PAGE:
Africa’s Long Road Since Independence

The Many Histories of a Continent

Keith Somerville



‘This unusually accessible study of Africa’s many histories since 1970 owes its distinctiveness to the author’s career. This is, thankfully, not an arid academic tome; it is a thoughtful, passionate account by a senior BBC journalist who spent three decades working on and in Africa. His intimacy with places and people give the book a grittiness that library research never provides.’ — Richard Rathbone, Professor of African History, School of Oriental and African Studies, London

Bibliographic Details
Africa’s Long Road Since Independence Hardback
January 2016£25.00
9781849045155500pp
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Description

Over the last half century, sub-Saharan Africa has not had one history, but many — histories that have intertwined, converged and diverged. They have involved a continuing saga of decolonisation and state-building, conflict, economic problems, but also progress. This new account of those histories looks in particular at the relationship between territorial, economic, political and societal structures and human agency in the complex and sometimes confusing development of an independent Africa.

The story starts long before the granting of independence to Ghana in 1957, with pre-colonial societies, slavery and colonial occupation. But the thrust of Keith Somerville’s narrative looks at Africa in the closing decades of the old millennium and the beginning of the new millennium. While this book examines post-colonial conflicts within and between new states, it also considers the history of the peoples of Africa — their struggle for economic development in the context of harsh local environments and the economic straitjacket into which they were strapped by colonial rule is charted in detail. The importance of imposed or inherited structures, whether the global capitalist system, of which Africa is a subordinate part, or the artificial and often inappropriate state borders and political systems set up by colonial powers, will be examined in the light of the exercise of agency by African peoples, political movements and leaders.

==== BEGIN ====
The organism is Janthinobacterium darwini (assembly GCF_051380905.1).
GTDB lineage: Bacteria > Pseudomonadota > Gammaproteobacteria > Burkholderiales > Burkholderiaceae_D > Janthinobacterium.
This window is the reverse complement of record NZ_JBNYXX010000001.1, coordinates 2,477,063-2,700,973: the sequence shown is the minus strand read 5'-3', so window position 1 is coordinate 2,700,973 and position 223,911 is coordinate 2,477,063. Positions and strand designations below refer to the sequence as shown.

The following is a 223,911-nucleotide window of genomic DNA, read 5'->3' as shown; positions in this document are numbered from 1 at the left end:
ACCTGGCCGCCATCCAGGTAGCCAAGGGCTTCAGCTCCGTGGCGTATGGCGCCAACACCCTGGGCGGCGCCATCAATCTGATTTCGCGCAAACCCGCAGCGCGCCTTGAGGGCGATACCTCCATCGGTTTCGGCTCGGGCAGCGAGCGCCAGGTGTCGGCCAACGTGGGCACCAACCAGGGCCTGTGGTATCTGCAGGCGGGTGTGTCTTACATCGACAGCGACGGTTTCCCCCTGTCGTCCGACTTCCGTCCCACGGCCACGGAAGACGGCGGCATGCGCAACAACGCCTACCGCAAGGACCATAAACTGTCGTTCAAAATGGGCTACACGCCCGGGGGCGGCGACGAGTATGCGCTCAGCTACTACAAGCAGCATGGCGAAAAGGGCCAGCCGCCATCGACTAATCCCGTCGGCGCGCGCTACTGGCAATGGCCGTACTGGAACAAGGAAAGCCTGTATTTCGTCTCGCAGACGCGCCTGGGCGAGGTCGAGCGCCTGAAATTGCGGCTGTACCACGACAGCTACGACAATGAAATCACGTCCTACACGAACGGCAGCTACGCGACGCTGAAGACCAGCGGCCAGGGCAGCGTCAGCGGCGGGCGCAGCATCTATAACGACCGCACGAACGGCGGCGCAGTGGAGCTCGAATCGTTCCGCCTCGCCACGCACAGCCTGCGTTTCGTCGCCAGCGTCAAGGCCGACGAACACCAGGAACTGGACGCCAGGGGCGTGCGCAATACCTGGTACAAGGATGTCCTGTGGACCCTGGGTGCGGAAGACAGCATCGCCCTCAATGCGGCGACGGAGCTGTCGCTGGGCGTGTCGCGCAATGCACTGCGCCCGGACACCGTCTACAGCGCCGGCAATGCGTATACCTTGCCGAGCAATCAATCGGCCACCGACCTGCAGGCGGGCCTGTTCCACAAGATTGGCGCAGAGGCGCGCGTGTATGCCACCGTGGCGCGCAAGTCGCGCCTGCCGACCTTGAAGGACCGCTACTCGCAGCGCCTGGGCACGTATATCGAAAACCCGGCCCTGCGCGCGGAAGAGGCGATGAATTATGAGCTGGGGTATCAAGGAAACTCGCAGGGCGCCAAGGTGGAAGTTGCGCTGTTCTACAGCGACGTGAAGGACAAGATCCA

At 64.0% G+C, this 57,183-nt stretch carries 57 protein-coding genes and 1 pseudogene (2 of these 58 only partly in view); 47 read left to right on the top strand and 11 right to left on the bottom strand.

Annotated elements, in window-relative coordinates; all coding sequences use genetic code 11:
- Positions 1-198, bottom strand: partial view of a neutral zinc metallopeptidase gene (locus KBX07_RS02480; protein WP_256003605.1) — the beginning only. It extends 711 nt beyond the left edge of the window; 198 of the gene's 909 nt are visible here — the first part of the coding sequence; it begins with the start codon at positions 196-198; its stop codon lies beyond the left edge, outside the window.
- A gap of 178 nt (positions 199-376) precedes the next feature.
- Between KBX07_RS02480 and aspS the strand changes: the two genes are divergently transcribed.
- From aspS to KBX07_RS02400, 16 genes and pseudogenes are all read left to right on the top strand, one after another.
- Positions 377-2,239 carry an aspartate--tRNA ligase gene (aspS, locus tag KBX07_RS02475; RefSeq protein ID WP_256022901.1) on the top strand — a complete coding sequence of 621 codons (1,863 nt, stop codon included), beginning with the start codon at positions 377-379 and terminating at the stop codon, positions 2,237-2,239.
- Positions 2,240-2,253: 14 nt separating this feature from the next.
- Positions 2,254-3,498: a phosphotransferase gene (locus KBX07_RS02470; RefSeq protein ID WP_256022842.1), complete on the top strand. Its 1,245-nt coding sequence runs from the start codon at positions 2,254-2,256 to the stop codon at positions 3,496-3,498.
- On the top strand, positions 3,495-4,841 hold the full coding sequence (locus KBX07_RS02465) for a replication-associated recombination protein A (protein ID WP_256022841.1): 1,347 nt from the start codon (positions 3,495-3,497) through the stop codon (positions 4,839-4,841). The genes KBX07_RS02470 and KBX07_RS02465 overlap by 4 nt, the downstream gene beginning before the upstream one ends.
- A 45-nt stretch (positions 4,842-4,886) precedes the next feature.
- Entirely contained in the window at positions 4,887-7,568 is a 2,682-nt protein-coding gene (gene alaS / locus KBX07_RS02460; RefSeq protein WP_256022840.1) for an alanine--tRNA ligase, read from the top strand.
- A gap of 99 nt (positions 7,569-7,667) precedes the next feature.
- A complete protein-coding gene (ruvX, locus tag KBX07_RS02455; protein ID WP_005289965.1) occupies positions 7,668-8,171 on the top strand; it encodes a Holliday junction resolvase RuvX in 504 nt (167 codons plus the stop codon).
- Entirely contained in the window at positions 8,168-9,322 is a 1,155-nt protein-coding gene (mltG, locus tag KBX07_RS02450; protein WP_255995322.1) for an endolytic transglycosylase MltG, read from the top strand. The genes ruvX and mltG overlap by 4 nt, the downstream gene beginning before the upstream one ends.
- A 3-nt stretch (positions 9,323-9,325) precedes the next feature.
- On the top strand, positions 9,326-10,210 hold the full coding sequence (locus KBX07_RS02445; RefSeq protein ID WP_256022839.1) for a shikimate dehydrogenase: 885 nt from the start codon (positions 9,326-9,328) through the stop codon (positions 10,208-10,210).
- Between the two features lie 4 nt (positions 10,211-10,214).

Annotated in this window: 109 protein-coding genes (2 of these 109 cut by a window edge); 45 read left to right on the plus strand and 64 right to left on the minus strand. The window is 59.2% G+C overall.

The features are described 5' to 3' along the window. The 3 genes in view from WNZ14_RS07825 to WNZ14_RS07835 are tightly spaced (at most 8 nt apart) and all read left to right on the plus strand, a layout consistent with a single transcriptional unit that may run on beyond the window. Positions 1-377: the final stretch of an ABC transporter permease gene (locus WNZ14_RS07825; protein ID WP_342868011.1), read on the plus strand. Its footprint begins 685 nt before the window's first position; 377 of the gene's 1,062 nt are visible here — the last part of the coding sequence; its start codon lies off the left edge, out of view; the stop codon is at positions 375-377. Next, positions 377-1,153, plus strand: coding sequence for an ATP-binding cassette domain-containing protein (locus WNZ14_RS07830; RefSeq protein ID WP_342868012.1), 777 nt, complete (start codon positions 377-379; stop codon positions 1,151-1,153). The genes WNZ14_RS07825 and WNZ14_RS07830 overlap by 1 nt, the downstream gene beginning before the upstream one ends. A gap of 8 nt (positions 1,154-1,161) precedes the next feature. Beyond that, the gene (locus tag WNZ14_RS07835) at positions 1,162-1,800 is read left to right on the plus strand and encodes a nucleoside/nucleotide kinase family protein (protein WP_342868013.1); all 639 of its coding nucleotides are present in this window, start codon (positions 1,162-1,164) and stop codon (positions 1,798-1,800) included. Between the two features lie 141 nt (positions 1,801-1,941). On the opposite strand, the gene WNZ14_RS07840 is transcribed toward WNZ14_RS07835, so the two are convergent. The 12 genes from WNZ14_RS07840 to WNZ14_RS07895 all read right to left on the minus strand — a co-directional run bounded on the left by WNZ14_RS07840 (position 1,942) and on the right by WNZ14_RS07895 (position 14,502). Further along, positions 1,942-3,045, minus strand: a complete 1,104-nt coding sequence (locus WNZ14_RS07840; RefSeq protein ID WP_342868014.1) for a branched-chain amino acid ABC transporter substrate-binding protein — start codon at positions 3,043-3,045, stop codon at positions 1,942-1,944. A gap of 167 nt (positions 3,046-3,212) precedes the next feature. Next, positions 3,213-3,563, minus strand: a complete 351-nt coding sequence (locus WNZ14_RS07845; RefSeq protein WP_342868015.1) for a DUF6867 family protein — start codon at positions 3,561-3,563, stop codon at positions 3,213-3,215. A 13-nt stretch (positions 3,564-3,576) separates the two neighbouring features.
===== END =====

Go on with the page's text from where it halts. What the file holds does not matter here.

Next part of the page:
Author

Keith Somerville is a senior research fellow at the Institute of Commonwealth Studies, University of London and Honorary Professor of Journalism at the Centre for Journalism, University of Kent. His latest book, Africa’s Long Road Since Independence: The Many Histories of a Continent, has just been published by Hurst.

 

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Reviews

‘This important book could not have come at a better time. Its nuanced approach to Africa’s many histories challenges unhelpful stereotypes, which too often have been applied to the entire continent as if it is a single country. It offers a rare and engaging combination of academic rigour and thoughtful, lucid journalism.’ — Mary Harper, Africa Editor, BBC News